I Am 2018 - On February 1st, honor the 1968 Memphis sanitation workers & their fight for justice

50 years ago this April 4th, Dr. Martin Luther King Jr was assassinated in Memphis, Tennessee. While Dr King is celebrated as a key leader of our nation’s civil rights movement and Nobel Peace Prize laureate, American union members also recognize him as a key leader of our nation’s labor movement – and, in fact, he came to Memphis in the spring of 1968 in order to organize support for municipal sanitation workers who had gone on strike for union recognition.

The strike was inspired by a tragedy. On February 1, 1968, two Memphis sanitation workers, Echol Cole and Robert Walker, were working in a torrential rain storm. The city had provided them with no rain gear or any way to get out of the storm, so they took shelter in the only place available to them – the back of their garbage truck. Without any warning, the truck malfunctioned, and the two workers were crushed to death.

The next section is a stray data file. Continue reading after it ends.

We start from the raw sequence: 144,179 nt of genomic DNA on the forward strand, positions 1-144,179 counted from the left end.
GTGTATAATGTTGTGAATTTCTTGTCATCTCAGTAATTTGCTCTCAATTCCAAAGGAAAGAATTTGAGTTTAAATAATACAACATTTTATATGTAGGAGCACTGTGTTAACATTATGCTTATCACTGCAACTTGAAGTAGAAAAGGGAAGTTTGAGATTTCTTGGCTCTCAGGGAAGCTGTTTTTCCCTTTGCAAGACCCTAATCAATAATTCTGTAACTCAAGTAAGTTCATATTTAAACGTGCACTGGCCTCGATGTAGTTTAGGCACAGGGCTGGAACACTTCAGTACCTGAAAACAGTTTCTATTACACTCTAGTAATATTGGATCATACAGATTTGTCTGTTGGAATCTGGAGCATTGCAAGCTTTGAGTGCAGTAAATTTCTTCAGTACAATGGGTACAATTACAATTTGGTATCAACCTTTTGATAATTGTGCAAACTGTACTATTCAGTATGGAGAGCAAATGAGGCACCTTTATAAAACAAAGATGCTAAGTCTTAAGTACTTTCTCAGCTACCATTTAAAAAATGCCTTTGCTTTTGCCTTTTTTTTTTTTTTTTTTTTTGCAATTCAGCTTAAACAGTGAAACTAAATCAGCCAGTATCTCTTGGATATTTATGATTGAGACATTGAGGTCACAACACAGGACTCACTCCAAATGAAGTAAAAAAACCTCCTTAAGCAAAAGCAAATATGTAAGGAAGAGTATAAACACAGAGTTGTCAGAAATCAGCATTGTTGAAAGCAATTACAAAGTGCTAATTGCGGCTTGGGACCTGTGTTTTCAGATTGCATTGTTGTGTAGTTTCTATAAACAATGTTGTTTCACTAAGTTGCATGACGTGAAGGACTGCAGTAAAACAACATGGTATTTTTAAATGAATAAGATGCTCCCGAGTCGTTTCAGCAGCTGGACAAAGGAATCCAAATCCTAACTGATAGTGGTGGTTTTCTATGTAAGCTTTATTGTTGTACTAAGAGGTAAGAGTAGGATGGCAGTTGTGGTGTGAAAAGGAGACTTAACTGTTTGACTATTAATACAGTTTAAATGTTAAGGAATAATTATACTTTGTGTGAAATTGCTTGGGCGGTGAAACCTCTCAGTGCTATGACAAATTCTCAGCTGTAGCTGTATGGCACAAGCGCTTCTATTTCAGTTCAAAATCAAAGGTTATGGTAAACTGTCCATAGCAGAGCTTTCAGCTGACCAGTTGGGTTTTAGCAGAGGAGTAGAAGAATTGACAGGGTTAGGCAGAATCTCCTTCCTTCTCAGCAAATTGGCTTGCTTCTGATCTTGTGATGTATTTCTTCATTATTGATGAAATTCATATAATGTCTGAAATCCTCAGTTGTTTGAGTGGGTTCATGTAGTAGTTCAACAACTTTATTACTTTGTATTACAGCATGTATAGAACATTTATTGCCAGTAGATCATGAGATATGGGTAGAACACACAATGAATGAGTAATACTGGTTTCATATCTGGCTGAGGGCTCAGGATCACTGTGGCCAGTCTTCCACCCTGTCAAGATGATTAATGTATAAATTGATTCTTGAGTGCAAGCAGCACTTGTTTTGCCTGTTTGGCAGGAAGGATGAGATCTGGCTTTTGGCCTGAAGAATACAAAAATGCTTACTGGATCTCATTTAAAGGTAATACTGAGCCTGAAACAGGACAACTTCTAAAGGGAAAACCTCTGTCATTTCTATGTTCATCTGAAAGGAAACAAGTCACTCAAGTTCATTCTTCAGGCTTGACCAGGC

When the city responded to their deaths with indifference, Cole and Walker’s union brothers in AFSCME Local 1733 decided to go on strike. They sought to win recognition not only for their union, but for their humanity – thus, they chose “I AM A MAN” as the motto of their strike.

This February 1st, union members across the country will commemorate our brothers, Echol Cole and Robert Walker, on the 50th anniversary of their tragic deaths. The Philadelphia Council AFL-CIO urges all unions and allied organizations, and all union members and working people in the Delaware Valley, to join us in observing a minute of silence at 1:00 PM on February 1st, 2018.

 

Here are ways you can participate in I AM 2018: